Overcrowd: A Commute ‘Em Up Review – MY HEAD IS DEAD



Overcrowd: A Commute 'Em Up

6th October, 2020
Publisher SquarePlay Games
Developer SquarePlay Games

If you've ever spent enough time in the London underground, or any underground system, you've likely thought to yourself that the layout was a load of old claptrap, that you could do better. No? Just me? Okay, fair enough. I've thought to myself that I could do better. If Overcrowd: A Commute 'Em Up has taught me anything, it's that I have nothing but the utmost respect for these people because while I'm good when things are on one or two levels, start going deeper and my brain starts leaking out of my ears.

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If you're like me, you'll like games like Theme Park, Theme Hospital, the Planet series - anything where you're building and running a business. If you're like me, Overcrowd: A Commute 'Em Up is immediately worth a look. You can essentially think of this as Theme London Underground. The game, developed by two-person team SquarePlay Games, makes no qualms in showing what inspired it. Where are you building your network of metro stations, connecting the overground and underground? Lubdon of course.

Much like London, you'll find yourself getting infuriated with the utter selfishness of people in Lubdon. The set of self-centred skin bags will throw rubbish anywhere and everywhere, despite there being a bin just a few metres away. They'll come in despite an outbreak of norovirus. They'll start having heart attacks or passing out due to heat-stroke. There are so many things they'll do and every one of them seems to annoy other commuters, giving you a hit to your reputation.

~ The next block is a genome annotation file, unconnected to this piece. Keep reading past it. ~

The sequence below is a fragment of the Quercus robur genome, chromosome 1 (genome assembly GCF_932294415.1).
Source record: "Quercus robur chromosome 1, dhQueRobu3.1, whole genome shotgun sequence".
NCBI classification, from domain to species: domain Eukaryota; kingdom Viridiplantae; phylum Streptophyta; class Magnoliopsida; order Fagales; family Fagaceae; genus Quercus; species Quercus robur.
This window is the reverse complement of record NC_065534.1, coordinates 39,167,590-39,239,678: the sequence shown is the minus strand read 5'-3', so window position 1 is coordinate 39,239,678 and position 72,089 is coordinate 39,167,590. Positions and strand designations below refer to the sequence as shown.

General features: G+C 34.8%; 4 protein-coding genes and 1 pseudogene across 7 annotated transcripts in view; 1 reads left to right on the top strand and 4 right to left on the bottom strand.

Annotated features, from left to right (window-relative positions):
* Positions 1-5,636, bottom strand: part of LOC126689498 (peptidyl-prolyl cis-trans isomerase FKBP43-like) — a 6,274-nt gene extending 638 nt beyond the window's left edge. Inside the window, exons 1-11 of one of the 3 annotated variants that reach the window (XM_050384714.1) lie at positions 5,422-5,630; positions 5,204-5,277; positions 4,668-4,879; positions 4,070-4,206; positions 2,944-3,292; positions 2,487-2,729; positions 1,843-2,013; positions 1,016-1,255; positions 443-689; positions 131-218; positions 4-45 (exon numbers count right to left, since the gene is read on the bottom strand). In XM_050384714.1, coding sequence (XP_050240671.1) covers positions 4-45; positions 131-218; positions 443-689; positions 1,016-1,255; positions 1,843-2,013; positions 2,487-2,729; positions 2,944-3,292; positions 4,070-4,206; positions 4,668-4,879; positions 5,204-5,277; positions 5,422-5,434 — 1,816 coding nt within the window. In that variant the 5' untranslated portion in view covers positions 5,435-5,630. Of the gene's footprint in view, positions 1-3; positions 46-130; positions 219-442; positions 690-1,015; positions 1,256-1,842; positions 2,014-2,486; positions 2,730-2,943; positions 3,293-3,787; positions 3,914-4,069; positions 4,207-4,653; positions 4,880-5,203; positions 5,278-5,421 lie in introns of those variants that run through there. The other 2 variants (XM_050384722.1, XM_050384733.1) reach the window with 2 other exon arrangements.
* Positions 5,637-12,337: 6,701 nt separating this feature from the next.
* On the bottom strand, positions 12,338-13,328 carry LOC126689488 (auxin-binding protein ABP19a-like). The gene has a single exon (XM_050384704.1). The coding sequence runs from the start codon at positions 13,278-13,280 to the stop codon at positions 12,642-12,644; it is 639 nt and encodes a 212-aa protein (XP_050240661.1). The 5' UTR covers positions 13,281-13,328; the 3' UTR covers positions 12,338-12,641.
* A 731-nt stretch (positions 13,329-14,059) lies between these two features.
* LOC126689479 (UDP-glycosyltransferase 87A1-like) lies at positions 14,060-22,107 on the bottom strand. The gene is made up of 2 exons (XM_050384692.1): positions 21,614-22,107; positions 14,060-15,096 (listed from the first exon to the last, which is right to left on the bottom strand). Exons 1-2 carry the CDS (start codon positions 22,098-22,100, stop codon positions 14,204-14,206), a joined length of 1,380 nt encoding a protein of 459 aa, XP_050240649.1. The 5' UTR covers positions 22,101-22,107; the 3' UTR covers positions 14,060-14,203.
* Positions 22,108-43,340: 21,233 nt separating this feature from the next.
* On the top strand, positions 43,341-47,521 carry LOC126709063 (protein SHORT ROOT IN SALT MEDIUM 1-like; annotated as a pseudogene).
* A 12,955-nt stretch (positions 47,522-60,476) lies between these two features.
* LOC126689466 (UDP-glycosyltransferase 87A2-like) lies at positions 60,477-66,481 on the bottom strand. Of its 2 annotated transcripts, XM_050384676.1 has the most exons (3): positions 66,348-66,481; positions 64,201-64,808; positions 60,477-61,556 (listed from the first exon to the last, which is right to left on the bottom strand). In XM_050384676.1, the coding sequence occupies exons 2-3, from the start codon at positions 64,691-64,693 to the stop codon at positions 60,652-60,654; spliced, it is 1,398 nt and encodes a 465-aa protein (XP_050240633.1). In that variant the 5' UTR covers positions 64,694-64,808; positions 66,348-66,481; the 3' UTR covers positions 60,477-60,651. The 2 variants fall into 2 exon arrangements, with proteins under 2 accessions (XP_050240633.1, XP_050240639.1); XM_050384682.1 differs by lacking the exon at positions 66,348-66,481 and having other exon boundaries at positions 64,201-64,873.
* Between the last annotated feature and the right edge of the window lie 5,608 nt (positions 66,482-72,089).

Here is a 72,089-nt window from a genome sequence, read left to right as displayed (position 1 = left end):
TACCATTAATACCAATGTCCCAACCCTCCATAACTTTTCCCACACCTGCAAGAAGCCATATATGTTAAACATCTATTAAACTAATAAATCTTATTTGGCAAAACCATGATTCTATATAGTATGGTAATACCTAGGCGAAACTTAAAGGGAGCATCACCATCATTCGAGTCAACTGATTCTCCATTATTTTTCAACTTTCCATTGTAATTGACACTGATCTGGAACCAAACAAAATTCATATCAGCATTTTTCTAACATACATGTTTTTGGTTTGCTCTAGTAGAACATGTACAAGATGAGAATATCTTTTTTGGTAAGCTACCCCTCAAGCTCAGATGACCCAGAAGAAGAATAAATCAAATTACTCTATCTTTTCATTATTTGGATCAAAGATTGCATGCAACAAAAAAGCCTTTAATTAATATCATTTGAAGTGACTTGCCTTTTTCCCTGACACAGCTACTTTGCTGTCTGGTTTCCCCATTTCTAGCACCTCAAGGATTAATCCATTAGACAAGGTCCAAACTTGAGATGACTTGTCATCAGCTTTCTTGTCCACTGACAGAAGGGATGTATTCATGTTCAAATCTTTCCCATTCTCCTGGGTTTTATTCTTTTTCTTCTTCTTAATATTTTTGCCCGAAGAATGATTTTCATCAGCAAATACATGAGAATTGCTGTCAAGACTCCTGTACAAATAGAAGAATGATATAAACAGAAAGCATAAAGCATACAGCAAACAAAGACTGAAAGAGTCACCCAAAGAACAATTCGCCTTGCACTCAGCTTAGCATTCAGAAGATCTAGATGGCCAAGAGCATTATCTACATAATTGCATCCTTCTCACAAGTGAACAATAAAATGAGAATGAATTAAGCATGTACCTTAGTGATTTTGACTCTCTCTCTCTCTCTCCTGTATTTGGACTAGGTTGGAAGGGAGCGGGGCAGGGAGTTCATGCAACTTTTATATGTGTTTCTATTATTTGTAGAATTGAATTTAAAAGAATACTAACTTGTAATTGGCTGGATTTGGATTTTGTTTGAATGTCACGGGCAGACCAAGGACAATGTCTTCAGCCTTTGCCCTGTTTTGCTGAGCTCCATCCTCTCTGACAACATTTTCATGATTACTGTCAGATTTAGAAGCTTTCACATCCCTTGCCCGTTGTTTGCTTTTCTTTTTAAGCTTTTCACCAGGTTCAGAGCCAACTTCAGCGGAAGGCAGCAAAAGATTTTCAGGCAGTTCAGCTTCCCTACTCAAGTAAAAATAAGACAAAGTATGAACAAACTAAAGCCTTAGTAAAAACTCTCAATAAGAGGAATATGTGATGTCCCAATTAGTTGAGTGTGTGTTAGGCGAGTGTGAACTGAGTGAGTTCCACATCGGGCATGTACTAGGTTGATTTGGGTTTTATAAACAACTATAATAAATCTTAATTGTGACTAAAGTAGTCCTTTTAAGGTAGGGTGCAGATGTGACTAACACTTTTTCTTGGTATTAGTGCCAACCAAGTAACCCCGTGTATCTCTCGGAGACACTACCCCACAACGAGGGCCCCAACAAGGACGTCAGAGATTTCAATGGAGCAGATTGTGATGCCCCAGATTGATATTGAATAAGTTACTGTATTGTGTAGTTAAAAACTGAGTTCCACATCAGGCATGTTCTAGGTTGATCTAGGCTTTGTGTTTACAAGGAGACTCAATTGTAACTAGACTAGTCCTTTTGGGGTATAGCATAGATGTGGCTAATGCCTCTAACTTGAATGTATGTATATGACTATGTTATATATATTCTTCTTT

Now, I will admit, the heatstroke is partly my fault. Packing vending machines, hot dog stands, stores and other electronic equipment in a building is always going to have a slight Abu Dhabi-like effect on the temperature in the building. I do put some air conditioning units down, but nothing seems to cool them down. I would put more air conditioning units down but that uses valuable wall space where advertisements could go, advertisements that make me more money!

I think this is what really grips me about Overcrowd: A Commute 'Em Up, there's so much to manage. You're managing your finances, which also means you have to manage ticket prices, as well as the prices of items sold at the merchants in your station. You're managing commuter happiness, an impossible task on the best of days, so you need to make sure everything's working, clean, there's enough seating, enough stores, enough in stock. Let's just say you have to manage everything.

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You'll do this by building smart. That's always going to be the key thing. Building smart isn't always as easy as it may sound, particularly when you get into even deeper levels on later maps. Eventually, you'll get tracks on four different layers and this is where it starts getting complicated. Due to Overcrowd: A Commute 'Em Up being a 2.5D game, and the design choices made along the way, you can't actually build on top of something you've already built. It adds a puzzle element as you've got to make the most of the space you're given.